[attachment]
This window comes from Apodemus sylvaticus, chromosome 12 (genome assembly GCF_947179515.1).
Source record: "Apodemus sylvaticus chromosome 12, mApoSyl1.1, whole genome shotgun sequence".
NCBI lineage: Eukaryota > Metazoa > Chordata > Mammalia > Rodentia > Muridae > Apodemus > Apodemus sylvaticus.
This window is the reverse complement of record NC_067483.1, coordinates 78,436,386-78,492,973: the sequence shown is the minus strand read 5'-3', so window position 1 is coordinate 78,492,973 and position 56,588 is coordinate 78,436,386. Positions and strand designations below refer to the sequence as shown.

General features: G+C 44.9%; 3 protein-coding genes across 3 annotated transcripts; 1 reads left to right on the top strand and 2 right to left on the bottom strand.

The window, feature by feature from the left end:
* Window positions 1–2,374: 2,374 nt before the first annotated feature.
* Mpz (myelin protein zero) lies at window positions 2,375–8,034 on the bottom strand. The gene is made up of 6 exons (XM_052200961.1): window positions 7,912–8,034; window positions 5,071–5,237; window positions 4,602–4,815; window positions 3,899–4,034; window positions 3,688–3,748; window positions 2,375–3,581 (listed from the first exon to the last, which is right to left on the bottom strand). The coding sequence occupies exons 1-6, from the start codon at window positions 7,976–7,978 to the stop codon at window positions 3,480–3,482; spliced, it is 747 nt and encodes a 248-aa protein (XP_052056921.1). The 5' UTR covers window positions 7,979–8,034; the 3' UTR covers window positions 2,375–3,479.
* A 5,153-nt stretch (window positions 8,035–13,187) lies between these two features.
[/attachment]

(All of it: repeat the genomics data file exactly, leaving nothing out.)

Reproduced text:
This window comes from Apodemus sylvaticus, chromosome 12 (genome assembly GCF_947179515.1).
Source record: "Apodemus sylvaticus chromosome 12, mApoSyl1.1, whole genome shotgun sequence".
NCBI lineage: Eukaryota > Metazoa > Chordata > Mammalia > Rodentia > Muridae > Apodemus > Apodemus sylvaticus.
This window is the reverse complement of record NC_067483.1, coordinates 78,436,386-78,492,973: the sequence shown is the minus strand read 5'-3', so window position 1 is coordinate 78,492,973 and position 56,588 is coordinate 78,436,386. Positions and strand designations below refer to the sequence as shown.

General features: G+C 44.9%; 3 protein-coding genes across 3 annotated transcripts; 1 reads left to right on the top strand and 2 right to left on the bottom strand.

The window, feature by feature from the left end:
* Window positions 1–2,374: 2,374 nt before the first annotated feature.
* Mpz (myelin protein zero) lies at window positions 2,375–8,034 on the bottom strand. The gene is made up of 6 exons (XM_052200961.1): window positions 7,912–8,034; window positions 5,071–5,237; window positions 4,602–4,815; window positions 3,899–4,034; window positions 3,688–3,748; window positions 2,375–3,581 (listed from the first exon to the last, which is right to left on the bottom strand). The coding sequence occupies exons 1-6, from the start codon at window positions 7,976–7,978 to the stop codon at window positions 3,480–3,482; spliced, it is 747 nt and encodes a 248-aa protein (XP_052056921.1). The 5' UTR covers window positions 7,979–8,034; the 3' UTR covers window positions 2,375–3,479.
* A 5,153-nt stretch (window positions 8,035–13,187) lies between these two features.